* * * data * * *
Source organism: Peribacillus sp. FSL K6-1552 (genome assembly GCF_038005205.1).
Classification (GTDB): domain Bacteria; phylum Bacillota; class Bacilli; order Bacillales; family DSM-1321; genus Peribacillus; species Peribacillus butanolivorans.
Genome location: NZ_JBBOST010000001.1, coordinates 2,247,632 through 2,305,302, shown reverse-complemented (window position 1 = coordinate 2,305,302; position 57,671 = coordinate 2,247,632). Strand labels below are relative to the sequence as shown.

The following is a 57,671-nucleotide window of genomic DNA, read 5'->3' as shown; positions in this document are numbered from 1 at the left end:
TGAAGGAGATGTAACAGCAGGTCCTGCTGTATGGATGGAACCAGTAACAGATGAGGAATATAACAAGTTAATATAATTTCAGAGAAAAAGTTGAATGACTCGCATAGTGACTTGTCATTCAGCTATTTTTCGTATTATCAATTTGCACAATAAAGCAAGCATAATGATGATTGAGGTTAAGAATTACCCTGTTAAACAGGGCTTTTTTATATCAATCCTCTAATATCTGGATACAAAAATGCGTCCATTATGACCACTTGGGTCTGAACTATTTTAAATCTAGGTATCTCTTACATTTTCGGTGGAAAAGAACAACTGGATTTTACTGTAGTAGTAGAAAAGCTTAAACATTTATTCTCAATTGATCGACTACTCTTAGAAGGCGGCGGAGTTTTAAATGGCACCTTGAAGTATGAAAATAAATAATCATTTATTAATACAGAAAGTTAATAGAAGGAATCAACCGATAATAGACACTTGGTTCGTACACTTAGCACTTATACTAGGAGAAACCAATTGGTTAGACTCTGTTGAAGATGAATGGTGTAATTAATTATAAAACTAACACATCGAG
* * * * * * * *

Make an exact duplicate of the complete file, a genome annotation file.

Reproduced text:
Source organism: Peribacillus sp. FSL K6-1552 (genome assembly GCF_038005205.1).
Classification (GTDB): domain Bacteria; phylum Bacillota; class Bacilli; order Bacillales; family DSM-1321; genus Peribacillus; species Peribacillus butanolivorans.
Genome location: NZ_JBBOST010000001.1, coordinates 2,247,632 through 2,305,302, shown reverse-complemented (window position 1 = coordinate 2,305,302; position 57,671 = coordinate 2,247,632). Strand labels below are relative to the sequence as shown.

The following is a 57,671-nucleotide window of genomic DNA, read 5'->3' as shown; positions in this document are numbered from 1 at the left end:
TGAAGGAGATGTAACAGCAGGTCCTGCTGTATGGATGGAACCAGTAACAGATGAGGAATATAACAAGTTAATATAATTTCAGAGAAAAAGTTGAATGACTCGCATAGTGACTTGTCATTCAGCTATTTTTCGTATTATCAATTTGCACAATAAAGCAAGCATAATGATGATTGAGGTTAAGAATTACCCTGTTAAACAGGGCTTTTTTATATCAATCCTCTAATATCTGGATACAAAAATGCGTCCATTATGACCACTTGGGTCTGAACTATTTTAAATCTAGGTATCTCTTACATTTTCGGTGGAAAAGAACAACTGGATTTTACTGTAGTAGTAGAAAAGCTTAAACATTTATTCTCAATTGATCGACTACTCTTAGAAGGCGGCGGAGTTTTAAATGGCACCTTGAAGTATGAAAATAAATAATCATTTATTAATACAGAAAGTTAATAGAAGGAATCAACCGATAATAGACACTTGGTTCGTACACTTAGCACTTATACTAGGAGAAACCAATTGGTTAGACTCTGTTGAAGATGAATGGTGTAATTAATTATAAAACTAACACATCGAG